Election season is finally here! Across the country, you can begin to exercise your civil duty and participate in the 2020 presidential election with early in-person voting and absentee ballots. Voting is a critical part of being an American citizen, and the right to vote was hard-won. Even today, more than 5 million Americans are disenfranchised from voting because of criminal records, and likely, even more, are prevented from voting by so-called protections against voter fraud that create unnecessary obstacles. If you are able to vote and are registered (the date has already passed, unfortunately), you should absolutely get out there and exercise your right. In fact, 8% of people who have voted early so far this election had never voted before. This election will impact every single American and is being watched around the world. Voting is still complicated and confusing from the different rules and regulations that govern every state, so I have broken down four main questions around voting with answers pertaining to Ohio.
- Will my vote be counted?
Right now, voting is more contentious and important than ever. The president of the United States has frequently and openly advocated false dangers of voting via absentee ballots by saying this leads to widespread fraud and “I think a lot of people cheat with mail-in voting.” He has also insinuated that he is not supporting funding the United States Postal Service to hinder mail-in voting. To the set the record straight, in the past two federal elections 25% of Americans voted via mail-in absentee ballot, there are five states where mail-in ballots are the main way of voting, and from 2000 to 2012 there have only been 491 cases of mail-in voter fraud, as detailed by the Brennan Center. So yes, if you vote correctly, your vote will be counted. After all, Trump is voting via absentee ballot.
- Should I vote early or on November 3rd?
How you vote is entirely up to you. Presidential elections in the United States have always been held on the first Tuesday of November, despite the fact that other democratic countries hold elections on the weekends or on a holiday to ensure people can vote. Voting early allows you to pick a time and date that works best for you. It’s like doing an assignment for a class; you can do it the day of, but if you want to avoid any surprise delays, going ahead of time can be best. Voters across the country have already turned out in droves to vote with more than 22 million ballots already cast as of October 16th. It is predicted that more than 150 million ballots will be cast creating a turnout greater than any election post-1908. If you are registered to vote in Ohio, you can look at the state of Ohio’s website to find information on where to vote early or the day of. Remember, the election is on November 3rd and early voting began October 6th.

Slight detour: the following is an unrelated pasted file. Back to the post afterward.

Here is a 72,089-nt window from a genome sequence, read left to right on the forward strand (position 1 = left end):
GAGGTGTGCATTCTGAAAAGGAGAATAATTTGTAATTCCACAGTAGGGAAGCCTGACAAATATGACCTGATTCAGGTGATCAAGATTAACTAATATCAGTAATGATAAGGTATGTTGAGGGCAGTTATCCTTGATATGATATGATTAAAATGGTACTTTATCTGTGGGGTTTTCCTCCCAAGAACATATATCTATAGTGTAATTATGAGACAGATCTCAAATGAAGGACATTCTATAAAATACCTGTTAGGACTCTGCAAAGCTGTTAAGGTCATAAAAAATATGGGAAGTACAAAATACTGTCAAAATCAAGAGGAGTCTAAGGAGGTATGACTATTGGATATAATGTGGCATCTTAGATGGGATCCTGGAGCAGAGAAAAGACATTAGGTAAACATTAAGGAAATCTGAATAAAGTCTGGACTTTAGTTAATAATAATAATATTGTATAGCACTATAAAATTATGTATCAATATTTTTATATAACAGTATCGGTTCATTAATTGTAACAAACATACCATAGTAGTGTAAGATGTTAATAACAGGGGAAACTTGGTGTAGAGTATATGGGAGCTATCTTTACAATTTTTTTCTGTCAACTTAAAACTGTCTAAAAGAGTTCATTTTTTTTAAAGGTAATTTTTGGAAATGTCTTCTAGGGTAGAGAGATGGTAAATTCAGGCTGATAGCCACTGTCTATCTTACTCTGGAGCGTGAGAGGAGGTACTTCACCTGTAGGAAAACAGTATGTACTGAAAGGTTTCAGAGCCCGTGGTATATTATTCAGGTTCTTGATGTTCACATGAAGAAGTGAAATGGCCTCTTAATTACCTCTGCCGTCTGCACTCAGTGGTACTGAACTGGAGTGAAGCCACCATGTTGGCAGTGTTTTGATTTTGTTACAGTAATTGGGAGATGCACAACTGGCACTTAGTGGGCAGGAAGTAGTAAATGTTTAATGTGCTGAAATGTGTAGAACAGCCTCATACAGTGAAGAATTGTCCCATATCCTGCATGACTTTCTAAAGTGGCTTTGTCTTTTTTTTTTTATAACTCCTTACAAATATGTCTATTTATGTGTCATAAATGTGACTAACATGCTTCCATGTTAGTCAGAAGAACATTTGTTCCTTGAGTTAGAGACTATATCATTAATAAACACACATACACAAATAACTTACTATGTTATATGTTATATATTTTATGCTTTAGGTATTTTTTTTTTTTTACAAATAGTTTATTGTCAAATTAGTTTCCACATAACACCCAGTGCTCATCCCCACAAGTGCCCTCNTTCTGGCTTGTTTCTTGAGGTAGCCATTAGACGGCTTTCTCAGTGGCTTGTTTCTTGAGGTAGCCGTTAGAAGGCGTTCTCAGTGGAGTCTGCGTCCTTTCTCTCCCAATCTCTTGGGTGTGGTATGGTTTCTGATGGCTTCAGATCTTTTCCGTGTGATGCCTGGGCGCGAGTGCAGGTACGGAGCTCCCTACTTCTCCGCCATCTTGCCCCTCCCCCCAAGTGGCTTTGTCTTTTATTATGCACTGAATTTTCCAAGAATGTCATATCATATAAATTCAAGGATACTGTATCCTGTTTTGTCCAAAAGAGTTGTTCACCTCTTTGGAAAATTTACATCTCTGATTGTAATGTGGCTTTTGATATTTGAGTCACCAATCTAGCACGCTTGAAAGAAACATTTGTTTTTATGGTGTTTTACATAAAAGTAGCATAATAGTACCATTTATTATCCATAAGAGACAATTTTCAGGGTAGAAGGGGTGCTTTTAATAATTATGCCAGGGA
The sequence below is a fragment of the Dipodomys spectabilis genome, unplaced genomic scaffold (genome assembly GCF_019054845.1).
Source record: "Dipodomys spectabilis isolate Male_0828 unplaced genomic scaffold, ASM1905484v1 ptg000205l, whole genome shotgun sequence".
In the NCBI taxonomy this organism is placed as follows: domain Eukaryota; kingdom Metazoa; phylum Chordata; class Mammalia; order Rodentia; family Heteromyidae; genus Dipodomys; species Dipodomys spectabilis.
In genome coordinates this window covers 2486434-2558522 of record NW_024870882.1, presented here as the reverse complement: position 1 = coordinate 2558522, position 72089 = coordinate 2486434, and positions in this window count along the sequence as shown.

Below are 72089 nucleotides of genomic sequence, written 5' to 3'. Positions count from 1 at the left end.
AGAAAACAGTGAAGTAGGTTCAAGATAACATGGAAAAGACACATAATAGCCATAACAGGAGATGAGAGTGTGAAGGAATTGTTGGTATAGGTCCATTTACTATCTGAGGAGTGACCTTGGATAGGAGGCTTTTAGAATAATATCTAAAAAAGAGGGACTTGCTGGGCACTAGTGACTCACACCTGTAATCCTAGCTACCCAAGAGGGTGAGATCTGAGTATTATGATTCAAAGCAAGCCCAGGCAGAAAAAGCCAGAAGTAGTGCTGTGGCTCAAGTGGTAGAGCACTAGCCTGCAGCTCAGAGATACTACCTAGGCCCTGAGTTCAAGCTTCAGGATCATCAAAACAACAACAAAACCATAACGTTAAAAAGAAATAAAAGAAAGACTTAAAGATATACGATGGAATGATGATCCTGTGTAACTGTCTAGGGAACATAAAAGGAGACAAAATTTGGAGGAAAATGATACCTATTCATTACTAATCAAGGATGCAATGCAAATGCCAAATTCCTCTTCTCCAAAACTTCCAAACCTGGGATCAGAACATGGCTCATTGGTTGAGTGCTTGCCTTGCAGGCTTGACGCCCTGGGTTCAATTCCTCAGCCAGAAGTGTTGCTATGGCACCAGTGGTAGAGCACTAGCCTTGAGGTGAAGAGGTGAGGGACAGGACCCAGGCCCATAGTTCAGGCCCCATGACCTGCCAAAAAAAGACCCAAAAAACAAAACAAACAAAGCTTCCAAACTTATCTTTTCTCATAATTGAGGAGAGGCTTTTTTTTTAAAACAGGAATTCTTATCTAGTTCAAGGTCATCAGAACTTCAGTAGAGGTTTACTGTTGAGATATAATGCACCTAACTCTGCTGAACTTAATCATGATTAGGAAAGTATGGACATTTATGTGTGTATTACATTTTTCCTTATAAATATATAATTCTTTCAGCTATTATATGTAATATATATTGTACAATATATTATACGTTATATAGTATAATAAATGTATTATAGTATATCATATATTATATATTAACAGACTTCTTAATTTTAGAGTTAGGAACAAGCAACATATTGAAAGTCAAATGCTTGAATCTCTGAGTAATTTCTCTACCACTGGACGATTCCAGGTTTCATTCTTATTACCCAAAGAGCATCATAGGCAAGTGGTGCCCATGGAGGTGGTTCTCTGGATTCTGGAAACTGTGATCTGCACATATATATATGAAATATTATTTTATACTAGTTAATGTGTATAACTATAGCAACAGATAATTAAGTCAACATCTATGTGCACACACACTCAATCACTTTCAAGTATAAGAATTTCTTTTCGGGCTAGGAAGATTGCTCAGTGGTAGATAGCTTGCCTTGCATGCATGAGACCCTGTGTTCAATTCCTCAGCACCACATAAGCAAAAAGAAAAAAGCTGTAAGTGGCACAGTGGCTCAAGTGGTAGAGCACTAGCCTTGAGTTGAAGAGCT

- Should I vote by mail or in-person?
There are different factors to consider when deciding between voting in-person and via absentee ballot. First and foremost is your health. While Ohio is doing everything it can to keep voting safe, for many people, going to a public polling place may be dangerous for themselves if they are at-risk for coronavirus or they are ill. Voting by the mail may be the safest option. The second reason is convenience. For some people requesting a ballot from here and then mailing it back or dropping it off at the Board of Elections seems simpler. In fact, it only takes one stamp to mail a ballot in Ohio, and if you don’t have one, the USPS will still deliver it (but please buy stamps to support this amazing public service!). For other people going in person is just easier. While the massive hourslong lines being seen across the country may be intimidating, it is important to note that early voting has fewer polling places than day-of voting. However you vote, it is important to do it correctly. Look up instructions ahead of time, and whether it’s remembering to sign the ballot envelope or bringing identification to the polling place, be prepared.
- What’s a naked ballot?
You may have seen a trend online of celebrities filming themselves naked to advocate for the end of naked ballots. Don’t worry, this is not a risque version of the “Imagine” chorus that occurred at the beginning of the pandemic. Absentee ballots that are not properly completed and placed in two envelopes are being referred to as naked ballots. Mail-in voting requires properly following the instructions. When I voted via the mail, I received my ballot, a set of instructions, and two envelopes. On the ballot, it is necessary to correctly fill in the bubbles for whom you are voting for, and it is also necessary to correctly write your identifying information and sign the envelope. I placed and sealed my ballot in the first envelope, as indicated, and then I placed this envelope in the larger envelope with a stamp to be mailed out. Failure to complete any of these steps may result in your vote not being counted.